Shaquille O’Neal won’t be suiting up for the Hawks.
Multiple media outlets reported last night that he was “close” to joining the Celtics, and the team announced today that it has signed O’Neal.
“It is not every day that you can add a player of Shaquille’s caliber to your team,” Danny Ainge, Boston’s president of basketball operations, said in a statement released by the team. “His past experience speaks for itself and we believe that he is a great fit for our roster.”
O’Neal, 38, will play for his sixth NBA team in his 19th NBA season. He won three NBA championships with Los Angeles and another with Miami and now will seek another title with Boston, the defending Eastern Conference champion.
“I am honored to be joining the Celtics,” O’Neal said in the statement. “I have played against Paul [Pierce], Ray [Allen], Kevin [Garnett], Rajon [Rondo], and Jermaine [O'Neal] for many years and it will be great to be able to call them my teammates. I cannot wait to get to Boston to get started in pursuit of another championship.”
Shaq’s signing with Boston means the best center is off the free agent market as the Hawks look for another big man to join their frontcourt rotation. As it stands now, Atlanta has Al Horford, Zaza Pachulia and Jason Collins at center.
Last month Horford said the Hawks need to add an “impact” center and power forward Josh Smith agreed. Said Al: “We need to have someone to come in and have an impact. I think that is the position we need if we want to be any type of contender in the East.”
It doesn’t look like the Hawks will add that player in free agency even as the Eastern Conference has gotten tougher. Miami’s SuperFriends are in Atlanta’s division, Jermaine O’Neal and Shaq joined the Celtics, Chicago added Carlos Boozer and Andrew Bogut is set to return from injury for the Bucks.
It’s not that the Hawks are weak at center–Horford is an All-Star and Pachulia is an effective backup. But the big, physical frontlines of Boston and Orlando figure to be tough challenges for the Hawks in the playoffs.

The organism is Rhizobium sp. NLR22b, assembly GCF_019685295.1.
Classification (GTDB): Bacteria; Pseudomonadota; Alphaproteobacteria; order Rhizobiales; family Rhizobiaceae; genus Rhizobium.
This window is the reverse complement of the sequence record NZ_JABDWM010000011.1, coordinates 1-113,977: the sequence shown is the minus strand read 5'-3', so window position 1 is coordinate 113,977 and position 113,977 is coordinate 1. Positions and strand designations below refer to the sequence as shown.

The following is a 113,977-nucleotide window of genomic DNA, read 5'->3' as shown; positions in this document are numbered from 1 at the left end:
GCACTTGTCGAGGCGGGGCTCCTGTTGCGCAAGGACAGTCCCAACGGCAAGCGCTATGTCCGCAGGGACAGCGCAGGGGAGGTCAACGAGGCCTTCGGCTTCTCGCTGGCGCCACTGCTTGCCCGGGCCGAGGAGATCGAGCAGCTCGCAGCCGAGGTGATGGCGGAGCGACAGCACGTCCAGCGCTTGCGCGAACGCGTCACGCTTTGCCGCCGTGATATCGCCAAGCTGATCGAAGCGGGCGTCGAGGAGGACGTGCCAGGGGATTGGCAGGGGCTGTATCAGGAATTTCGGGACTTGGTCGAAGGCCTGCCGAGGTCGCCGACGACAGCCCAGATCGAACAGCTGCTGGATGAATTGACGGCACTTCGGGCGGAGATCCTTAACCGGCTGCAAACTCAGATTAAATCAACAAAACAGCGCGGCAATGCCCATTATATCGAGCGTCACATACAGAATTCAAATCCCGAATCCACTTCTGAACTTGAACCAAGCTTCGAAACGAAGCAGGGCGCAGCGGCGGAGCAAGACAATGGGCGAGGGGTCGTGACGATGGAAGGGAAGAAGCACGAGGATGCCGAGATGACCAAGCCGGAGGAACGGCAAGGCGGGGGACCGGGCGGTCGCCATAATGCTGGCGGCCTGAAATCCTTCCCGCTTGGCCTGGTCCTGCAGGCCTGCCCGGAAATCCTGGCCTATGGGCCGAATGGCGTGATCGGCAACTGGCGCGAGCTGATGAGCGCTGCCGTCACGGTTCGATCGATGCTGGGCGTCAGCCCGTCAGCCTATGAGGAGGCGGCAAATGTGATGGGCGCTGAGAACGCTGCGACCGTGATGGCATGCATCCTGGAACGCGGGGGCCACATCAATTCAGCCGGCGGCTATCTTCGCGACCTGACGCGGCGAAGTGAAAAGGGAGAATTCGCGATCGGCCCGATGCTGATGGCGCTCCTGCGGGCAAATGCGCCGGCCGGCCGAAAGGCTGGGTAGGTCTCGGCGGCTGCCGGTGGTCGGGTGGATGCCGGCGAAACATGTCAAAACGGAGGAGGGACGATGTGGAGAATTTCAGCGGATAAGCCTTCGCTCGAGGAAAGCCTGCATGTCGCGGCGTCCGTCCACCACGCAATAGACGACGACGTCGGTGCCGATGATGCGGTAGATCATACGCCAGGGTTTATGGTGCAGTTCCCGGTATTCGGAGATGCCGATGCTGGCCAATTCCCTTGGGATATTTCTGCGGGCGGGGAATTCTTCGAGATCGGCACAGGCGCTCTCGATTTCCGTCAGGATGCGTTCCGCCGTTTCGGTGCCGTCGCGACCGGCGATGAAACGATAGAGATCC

Horford is undersized for center by NBA standards and Pachulia is not a big defensive post presence. Collins is a true 7-footer but he struggled with his conditioning last season and hasn’t been a rotation player for going on two years.
There don’t appear to be any “impact” centers left on the market after two waves of free-agent signings. Atlanta was said to have some mild interest in Kwame Brown, who could provide some post defense but is limited offensively. Other centers yet to sign include Josh Boone, Francisco Elson
and Brian Skinner.
The news that Shaq could join the Hawks created a buzz among Atlanta fans. All indications are that his interest in Atlanta was genuine.
He told friends early in free agency that he would be open to signing with the Hawks and one of his representatives contacted the team to gauge its interest, according to people with knowledge of the discussions. The Hawks were intrigued by Shaq but weren’t sure if he would be willing to accept a relatively small salary and a bench role as he nears the end of a career that will lead to his induction in the Hall of Fame.
Shaq’s initial contract demands were for a two-year deal that starts at $8 million, according to a person who talked to him about his plans. The Hawks, unwilling to exceed the luxury-tax threshold, weren’t willing to come close to that figure and eventually it became clear that no contending team would pay Shaq big money.
Boston is limited by salary cap rules to offering Shaq a contract starting at the veteran’s minimum salary of $1.35 million for a player with his experience. The Hawks could offer more by using salary-cap exceptions but weren’t willing to go much higher since their team salary is roughly $2.7 million below the luxury-tax threshold.
With the money being equal, Shaq apparently decided Boston gives him a better chance to earn another NBA championship.